This article is part of our special report Towards an EU market for clean hydrogen.
The price of clean hydrogen can be cut drastically by mid-century if the EU creates a dedicated market structure to develop the fuel, according to the industry. Environmental groups, meanwhile, are sceptical about the emergence of a hydrogen economy.
“We need capital and operating expenditures … to bring the price of renewable hydrogen from champagne to prosecco, and later table water,” said Jorgo Chatzimarkakis, secretary general of Hydrogen Europe, an industry body.
Chatzimarkakis was speaking at the release event of the Hydrogen Act, a new policy roadmap put forward by the industry, which charts a path towards creating a European hydrogen economy.
According to Chatzimarkakis, regulators cannot just copy and paste the laws currently applicable for gas and use them to grow a European hydrogen market. This is because the two markets are fundamentally different, he argues, citing as an example end-use applications like fuel cells used in vehicles.
Instead, Hydrogen Europe proposes a distinct legal framework for hydrogen, based on two pillars – markets and infrastructure – to unlock the necessary investments.
To that end, the report proposes relaxing EU state aid rules for hydrogen, and make them eligible for bigger subsidies from national governments by flagging them as Important Projects of Common European Interest (IPCEI).
Roadblocks to hydrogen
There are plenty of roadblocks ahead, though. Today, hydrogen represents only a tiny fraction of the EU energy mix, and over 95% of it comes from fossil fuels, mainly natural gas.
That will need to change as Europe aims to reach climate neutrality by 2050. First, renewable energy supply will need to double at least by 2030 in order to produce the amount of electricity necessary to power electrolysers and generate sufficient amounts of clean hydrogen.
And that will require faster permitting procedures for wind farms.
Permitting “is the single biggest bottleneck to the expansion of renewables today,” said Giles Dickson, CEO of WindEurope, an industry body.
“Permitting process procedures take too long and they are too onerous,” added Ann Mettler, vice-president for Europe at Breakthrough Energy, an investor-led fund chaired by US billionaire Bill Gates. Mettler called on EU states to simplify procedures and accelerate renewable electricity deployment in order to make sufficient capacity available for clean hydrogen production.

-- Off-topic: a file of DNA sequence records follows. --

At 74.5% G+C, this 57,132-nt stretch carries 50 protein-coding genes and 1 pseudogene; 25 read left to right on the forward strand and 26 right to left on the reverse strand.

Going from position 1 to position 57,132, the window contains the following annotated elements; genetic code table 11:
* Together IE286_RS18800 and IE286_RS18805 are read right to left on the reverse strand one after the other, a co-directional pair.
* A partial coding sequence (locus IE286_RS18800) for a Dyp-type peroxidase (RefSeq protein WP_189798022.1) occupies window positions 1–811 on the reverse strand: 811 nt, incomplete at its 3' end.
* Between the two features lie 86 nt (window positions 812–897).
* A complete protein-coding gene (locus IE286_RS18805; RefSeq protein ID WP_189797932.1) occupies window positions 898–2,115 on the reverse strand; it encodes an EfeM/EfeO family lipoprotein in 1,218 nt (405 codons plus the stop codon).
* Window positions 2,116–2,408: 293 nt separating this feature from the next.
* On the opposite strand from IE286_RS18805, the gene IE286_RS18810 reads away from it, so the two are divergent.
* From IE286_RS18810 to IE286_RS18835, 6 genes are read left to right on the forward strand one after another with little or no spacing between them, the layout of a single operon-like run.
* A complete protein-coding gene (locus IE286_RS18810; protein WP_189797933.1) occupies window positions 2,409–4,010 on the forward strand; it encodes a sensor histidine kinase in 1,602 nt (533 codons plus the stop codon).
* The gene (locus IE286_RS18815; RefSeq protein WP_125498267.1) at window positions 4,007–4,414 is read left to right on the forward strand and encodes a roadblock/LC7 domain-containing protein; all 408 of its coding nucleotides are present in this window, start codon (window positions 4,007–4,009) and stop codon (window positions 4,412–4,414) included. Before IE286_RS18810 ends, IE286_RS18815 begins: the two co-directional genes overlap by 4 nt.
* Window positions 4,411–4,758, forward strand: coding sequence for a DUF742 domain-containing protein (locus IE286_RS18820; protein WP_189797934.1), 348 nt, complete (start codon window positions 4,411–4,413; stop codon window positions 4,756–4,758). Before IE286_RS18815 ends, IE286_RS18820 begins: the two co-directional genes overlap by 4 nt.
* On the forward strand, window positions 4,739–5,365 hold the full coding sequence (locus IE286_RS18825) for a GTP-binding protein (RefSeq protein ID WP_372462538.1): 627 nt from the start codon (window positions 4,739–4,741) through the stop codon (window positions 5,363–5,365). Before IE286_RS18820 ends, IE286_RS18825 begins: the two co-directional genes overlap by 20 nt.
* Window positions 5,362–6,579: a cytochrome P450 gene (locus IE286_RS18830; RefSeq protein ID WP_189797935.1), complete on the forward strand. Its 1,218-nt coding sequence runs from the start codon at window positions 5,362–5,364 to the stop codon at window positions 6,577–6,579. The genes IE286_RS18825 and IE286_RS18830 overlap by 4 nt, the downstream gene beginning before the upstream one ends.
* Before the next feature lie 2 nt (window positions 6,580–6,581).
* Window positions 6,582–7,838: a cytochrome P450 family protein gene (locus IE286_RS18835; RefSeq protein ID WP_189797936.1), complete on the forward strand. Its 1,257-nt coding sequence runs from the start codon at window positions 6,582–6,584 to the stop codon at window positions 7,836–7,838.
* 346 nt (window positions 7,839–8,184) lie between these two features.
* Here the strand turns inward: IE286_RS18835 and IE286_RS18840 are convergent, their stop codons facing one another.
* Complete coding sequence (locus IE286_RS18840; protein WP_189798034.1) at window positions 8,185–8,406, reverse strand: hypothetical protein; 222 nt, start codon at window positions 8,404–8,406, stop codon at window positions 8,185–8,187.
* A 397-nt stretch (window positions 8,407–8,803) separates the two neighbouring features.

Another major hurdle stymieing investment in hydrogen facilities is the so-called additionality principle, which according to the industry requires electrolysers to run exlusively on dedicated renewable energy infrastructure. According the the industry, this would de facto exclude using excess renewable electricity that would otherwise be curtailed on windy days.
“The bureaucratic and cumbersome additionality principle is a show stopper,” said Chatzimarkakis.
The European Parliament scrapped the additionality principle from its report on the EU hydrogen strategy, adopted on 20 May. In their version of the text, MEPs also sought to accelerate market development by pushing an intermediary phase where “low-carbon” hydrogen would be produced from natural gas, with carbon capture technology to bury the emissions.
But the additionality principle has its supporters too, including the European Commission, which says it will ensure that renewable hydrogen develops in sync with renewable electricity deployment.
That view is also supported by a large range of stakeholders, said Antonio Lopez-Nicolas, head of unit at the European Commission’s energy department.
However, the industry says additionality is difficult to implement in practice and is off-putting for investors because it forces production to rely on dedicated renewable energy capacity.
Meanwhile, environmentalists have expressed doubts about the emergence of cheap, abundant hydrogen.
“Hydrogen will never be tap water, prosecco at most,” said Dries Acke, director of energy systems at the European Climate Foundation.
“Hydrogen is a highly processed, inefficient energy carrier that will always be scarce and expensive,” said Acke, dampening expecations that hydrogen could one day replace fossil fuels.
“There is no such thing as a hydrogen economy,” he added. “Let’s not forget, hydrogen’s role in the net zero economy will be dwarfed by the actual giants, the actual heroes of climate action being solar, wind and direct electrification.”
[Edited by Frédéric Simon]